In the 20th century, Kraft pulping eclipsed sulfite pulping as the dominant chemical pulping method.

Kraft pulping however does not hydrolyze the hemicelluloses into fermentable sugars; instead hemicelluloses are in solution with soluble inorganic cooking chemicals and cannot readily be separated.

The number of sulfite pulp mills remaining in operation continues to reduce each year. The main reasons are that when compared to Kraft pulping, sulfite pulping produces inferior strength pulp, requires more cooking time, requires aged wood as the raw material (green wood cannot be readily used), is not feasible on as many different wood species, and lacks an efficient method of chemical recovery therefore chemical losses are high.

Other processes using solvent cooking chemicals have been tried as an alternative to Kraft or sulfite pulping. Original solvent processes are described in the U.S. Pat. No. 1,856,567 to Kleinert et al. and U.S. Pat. No. 2,060,068 to Groombridge et al. Although three demonstration size facilities for ethanol-water (ALCELL), alkaline sulfite with anthraquinone and methanol (ASAM), and ethanol-water-sodium hydroxide (Organocell) were operated briefly in the 1990's, today there are no full scale solvent pulping mills. None of these solvent processes provided for fermentable sugar production from hemicelluloses.

Groombridge shows that an aqueous solvent with sulfur dioxide is a potent delignifying system to produce cellulose from lignocellulosic material.

Furthermore, U.S. Pat. No. 5,879,463 to Proenca reveals that simultaneous delignification and rapid hydrolysis of the entire cellulosic material, both the cellulose and the hemicelluloses, is possible in the presence of an organic solvent and a dilute inorganic acid; however this process does not preserve the cellulose.

Therefore in the prior art of processing lignocellulosic material for the primary purpose of producing cellulose:

a) The sulfite processes to date (including base sulfite and ethanol sulfite) in an effort to preserve the cellulose, do not yield complete hydrolysis of hemicelluloses and produce fermentation inhibitors, thereby resulting in low yields of fermentable sugars in the sulfite liquor and furthermore, low yield of any downstream fermentation products from said sugars.
b) Strong acid processing of lignocellulosic material degrades and hydrolyzes both hemicelluloses and cellulose, therefore cellulose is not preserved.
c) The Kraft process does not hydrolyze hemicelluloses to fermentable sugars.
d) Organic solvent pulping methods did not hydrolyze hemicelluloses to fermentable sugars, i.e., only part were hydrolyzed, not all.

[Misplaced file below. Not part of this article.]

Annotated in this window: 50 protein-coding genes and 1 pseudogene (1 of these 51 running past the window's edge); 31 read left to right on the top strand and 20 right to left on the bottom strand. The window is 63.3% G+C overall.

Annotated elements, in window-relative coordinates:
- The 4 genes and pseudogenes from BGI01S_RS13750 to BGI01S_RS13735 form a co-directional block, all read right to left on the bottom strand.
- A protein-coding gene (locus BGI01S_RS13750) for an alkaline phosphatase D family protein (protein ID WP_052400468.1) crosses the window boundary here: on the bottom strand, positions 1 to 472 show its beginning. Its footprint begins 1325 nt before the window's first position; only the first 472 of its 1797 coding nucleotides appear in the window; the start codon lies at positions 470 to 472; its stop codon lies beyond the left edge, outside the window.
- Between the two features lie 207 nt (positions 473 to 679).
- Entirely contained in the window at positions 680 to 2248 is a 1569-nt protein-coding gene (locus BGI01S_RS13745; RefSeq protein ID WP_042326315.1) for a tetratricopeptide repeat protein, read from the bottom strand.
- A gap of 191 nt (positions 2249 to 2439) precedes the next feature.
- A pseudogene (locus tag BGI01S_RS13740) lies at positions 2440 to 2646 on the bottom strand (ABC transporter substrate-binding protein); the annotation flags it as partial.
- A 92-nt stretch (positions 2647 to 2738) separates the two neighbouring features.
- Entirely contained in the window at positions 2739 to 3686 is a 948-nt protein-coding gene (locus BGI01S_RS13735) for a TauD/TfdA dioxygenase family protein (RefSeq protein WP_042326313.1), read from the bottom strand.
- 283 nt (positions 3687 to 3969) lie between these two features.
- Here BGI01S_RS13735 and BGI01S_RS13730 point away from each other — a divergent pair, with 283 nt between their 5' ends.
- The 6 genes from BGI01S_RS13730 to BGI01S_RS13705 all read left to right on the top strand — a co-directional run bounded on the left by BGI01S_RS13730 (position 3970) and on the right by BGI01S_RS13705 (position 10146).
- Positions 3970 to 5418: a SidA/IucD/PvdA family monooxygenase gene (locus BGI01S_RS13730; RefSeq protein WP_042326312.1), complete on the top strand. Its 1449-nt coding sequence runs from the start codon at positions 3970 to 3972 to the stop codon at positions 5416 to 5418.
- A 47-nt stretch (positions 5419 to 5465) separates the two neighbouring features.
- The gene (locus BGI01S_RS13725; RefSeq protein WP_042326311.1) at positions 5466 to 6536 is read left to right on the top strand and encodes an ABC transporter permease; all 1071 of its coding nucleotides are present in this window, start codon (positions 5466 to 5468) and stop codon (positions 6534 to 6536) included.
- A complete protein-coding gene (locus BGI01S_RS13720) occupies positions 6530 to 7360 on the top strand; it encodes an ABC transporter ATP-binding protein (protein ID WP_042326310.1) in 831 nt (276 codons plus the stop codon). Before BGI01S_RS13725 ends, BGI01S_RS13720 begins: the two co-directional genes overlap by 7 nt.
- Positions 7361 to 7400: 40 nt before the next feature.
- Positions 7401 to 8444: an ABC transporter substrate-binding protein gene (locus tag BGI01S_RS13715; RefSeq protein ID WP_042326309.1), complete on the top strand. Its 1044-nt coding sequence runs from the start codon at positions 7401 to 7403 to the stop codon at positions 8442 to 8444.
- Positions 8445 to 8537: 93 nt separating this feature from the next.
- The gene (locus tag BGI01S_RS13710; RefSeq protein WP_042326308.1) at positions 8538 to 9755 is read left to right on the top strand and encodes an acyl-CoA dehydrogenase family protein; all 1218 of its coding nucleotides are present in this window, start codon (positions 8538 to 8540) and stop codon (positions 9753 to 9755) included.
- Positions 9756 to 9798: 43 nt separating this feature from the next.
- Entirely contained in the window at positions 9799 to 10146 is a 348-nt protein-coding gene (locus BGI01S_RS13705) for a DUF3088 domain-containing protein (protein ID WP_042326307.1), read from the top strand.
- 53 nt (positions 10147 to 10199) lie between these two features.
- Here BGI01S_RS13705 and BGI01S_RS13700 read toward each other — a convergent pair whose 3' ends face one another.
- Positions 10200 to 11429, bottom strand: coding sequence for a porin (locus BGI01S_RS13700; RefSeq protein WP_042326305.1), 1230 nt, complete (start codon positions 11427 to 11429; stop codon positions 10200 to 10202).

e) Treatment of lignocellulosic material with dilute inorganic acid in organic solvent hydrolyzes both cellulose and hemicelluloses and therefore does not preserve the cellulose.
f) In the Kraft process lignin condensation causes loss of lignin reactivity.

BRIEF SUMMARY

This summary is provided only for the purpose of aiding the reader in understanding the full disclosure which follows below. It does not provide the scope of the invention. That is to be found in the claims.

The present disclosure describes a process for the production of fermentable sugars by fractionating lignocellulosic material into lignin, cellulose and hydrolyzed hemicelluloses through a staged treatment of the lignocellulosic material with a solution of aliphatic alcohol, water and sulfur dioxide, in a one, two or multiple step process with or without alkaline additive where the cellulose and reactive native lignin are removed and preserved in an intermediary step, the hemicelluloses are converted to fermentable sugars, and fermentation inhibitors are removed. Hence in a preferred embodiment lignocellulosic material is treated in a first stage with aliphatic alcohol, water and sulfur dioxide, the cellulose is then removed, and then a further treatment of the material is conducted with heat and sulfur dioxide.

The present inventors have now developed a method wherein the hemicelluloses of a lignocellulosic material can be converted to fermentable sugars while preserving the cellulose. A high yield of fermentable sugars can be obtained together with a cellulose product. Further it has been shown that the spent cooking liquor, termed hydrolyzate, produced according to the method of present disclosure can be used to produce high yields of ethanol. Surprisingly, ethanol production using hydrolyzate from the method of the present disclosure was 2.5 times higher than when using hydrolyzate that was not from the method of the present disclosure. This has been achieved through cooking lignocellulosic material with sulfur dioxide in a solution of ethanol and water in a one or multiple stage process where cooking is continued after intermediary removal of the cellulose. This can be done in a batch process with a cycle time of between 0.5 and 6 hours, or in a continuous process.